Making a negligence claim?

What to note when making a negligence claim? What damages can be claimed?

 

A negligence claim is the most commonly raised claim in tort law; the plaintiff may claim compensation based on his physical, psychiatric and economic loss. The burden of proof lies on the plaintiff in proving a duty of care, the defendant’s breach of duty, causation to the accident, and a reasonably foreseeable kind of loss. Apart from this general principle that the plaintiff bears the burden of proof, there are several things the plaintiff should make a note of:

  1. If the plaintiff is unable to prove the defendant’s breach of duty due to the nature of the accident, such as object falling, he may rely on res ipsa loquitur by showing that the accident occurred in an unknown cause, the accident would not have happened in the ordinary course of events without defendant’s negligence, and the activity was in the defendant’s control. If the claim based on res ipsa loquitur succeeds, the defendant has to provide evidence contrary to defend himself.

 

  1. According to Baker v Market Harborough [1953] 1 WLR 1472, if the plaintiff cannot provide any evidence about the accident, he will share the liability with the defendant on a 50/50 basis.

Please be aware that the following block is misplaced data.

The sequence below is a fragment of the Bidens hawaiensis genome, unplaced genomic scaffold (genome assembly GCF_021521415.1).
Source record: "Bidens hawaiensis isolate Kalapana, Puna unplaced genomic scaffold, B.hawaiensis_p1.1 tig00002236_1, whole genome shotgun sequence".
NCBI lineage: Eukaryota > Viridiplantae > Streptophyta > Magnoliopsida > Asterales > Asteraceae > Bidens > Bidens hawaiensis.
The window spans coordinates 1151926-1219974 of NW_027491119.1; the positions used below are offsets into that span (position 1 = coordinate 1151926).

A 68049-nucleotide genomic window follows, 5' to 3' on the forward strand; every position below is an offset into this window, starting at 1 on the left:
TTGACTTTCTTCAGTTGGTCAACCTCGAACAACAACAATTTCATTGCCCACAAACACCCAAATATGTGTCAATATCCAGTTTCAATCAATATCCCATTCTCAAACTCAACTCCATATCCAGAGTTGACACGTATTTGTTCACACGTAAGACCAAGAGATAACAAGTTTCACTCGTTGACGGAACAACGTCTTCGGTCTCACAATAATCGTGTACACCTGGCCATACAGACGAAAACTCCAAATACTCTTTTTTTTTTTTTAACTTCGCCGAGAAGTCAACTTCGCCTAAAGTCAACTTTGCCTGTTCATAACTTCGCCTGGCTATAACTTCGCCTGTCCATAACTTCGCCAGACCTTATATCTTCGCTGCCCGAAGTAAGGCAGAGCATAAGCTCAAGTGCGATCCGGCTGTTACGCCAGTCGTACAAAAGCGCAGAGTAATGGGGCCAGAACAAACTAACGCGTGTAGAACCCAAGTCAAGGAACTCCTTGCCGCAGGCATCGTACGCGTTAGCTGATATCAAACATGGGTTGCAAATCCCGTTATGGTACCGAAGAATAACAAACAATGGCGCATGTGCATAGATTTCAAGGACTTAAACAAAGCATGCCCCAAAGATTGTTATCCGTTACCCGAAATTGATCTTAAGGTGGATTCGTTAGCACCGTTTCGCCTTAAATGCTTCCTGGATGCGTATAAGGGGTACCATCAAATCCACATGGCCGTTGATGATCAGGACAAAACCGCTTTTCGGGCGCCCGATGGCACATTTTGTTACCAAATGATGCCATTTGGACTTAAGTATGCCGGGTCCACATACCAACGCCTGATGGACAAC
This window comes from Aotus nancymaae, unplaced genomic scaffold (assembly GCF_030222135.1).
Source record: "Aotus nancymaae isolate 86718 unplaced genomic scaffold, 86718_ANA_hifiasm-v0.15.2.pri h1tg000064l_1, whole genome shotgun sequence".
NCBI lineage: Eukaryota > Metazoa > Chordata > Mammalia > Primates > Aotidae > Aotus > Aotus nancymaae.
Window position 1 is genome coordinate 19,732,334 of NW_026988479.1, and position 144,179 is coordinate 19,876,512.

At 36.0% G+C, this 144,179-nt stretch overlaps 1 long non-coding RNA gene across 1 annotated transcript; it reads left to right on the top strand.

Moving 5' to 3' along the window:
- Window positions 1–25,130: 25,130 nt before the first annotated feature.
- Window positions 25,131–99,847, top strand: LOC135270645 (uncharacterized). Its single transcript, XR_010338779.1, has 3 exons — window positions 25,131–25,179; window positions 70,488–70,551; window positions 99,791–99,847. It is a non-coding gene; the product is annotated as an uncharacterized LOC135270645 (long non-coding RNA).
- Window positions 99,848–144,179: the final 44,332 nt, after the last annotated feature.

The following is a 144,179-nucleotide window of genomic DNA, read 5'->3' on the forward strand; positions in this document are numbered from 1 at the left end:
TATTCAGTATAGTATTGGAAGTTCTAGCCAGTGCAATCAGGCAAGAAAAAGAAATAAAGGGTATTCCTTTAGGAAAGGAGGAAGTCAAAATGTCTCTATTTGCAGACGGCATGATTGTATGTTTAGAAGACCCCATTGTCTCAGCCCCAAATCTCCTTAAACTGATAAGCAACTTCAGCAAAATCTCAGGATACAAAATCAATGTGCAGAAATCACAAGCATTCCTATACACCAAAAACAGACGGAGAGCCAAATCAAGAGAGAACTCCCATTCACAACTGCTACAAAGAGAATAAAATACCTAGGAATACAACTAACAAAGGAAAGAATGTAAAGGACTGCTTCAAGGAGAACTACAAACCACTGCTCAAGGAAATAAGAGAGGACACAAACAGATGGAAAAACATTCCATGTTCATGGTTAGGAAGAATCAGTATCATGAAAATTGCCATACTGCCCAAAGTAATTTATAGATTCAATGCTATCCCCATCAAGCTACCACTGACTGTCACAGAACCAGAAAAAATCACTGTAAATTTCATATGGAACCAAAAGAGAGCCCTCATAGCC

1. According to section 62 of the Evidence Ordinance, if the defendant is convicted of a criminal offense like dangerous driving before, a claim against him arising from the same fact would presumably be established in the absence of further evidence provided by the plaintiff, unless the defendant can provide contrary evidence.

 

The principle of damages for a negligence claim is to restore the plaintiff to the position he was in had the tort not occurred, and damages have to be reasonably foreseeable. There are three categories where damages may arise: physical, psychiatric and economic loss. Physical loss includes personal loss and loss of belongings, and compensation for medical expenses and recovery is usually granted.

 

Psychiatric loss is categorized in two ways: first, the plaintiff suffered psychiatrically as the primary victim, for instance, suffering from PTSD in a car accident; or the plaintiff is the secondary victim where he suffered psychiatrically in witnessing kin’s physical damages. For example, the plaintiff may suffer from anxiety after witnessing his family members injured in a car accident. However, the psychiatric disease must be medically recognized with valid medical proof.

 

Economic loss is also divided into two types: the first one is economic loss consequential on the physical loss, such as the plaintiff’s loss of earning power due to the accident; the second one is a purely economic loss where the loss is independent of the physical loss. A typical scenario is a loss emanated from the purchase of financial products recommended by a financial manager. Such a claim requires proof of a fiduciary relationship, yielding a lower possibility for a successful claim.

 

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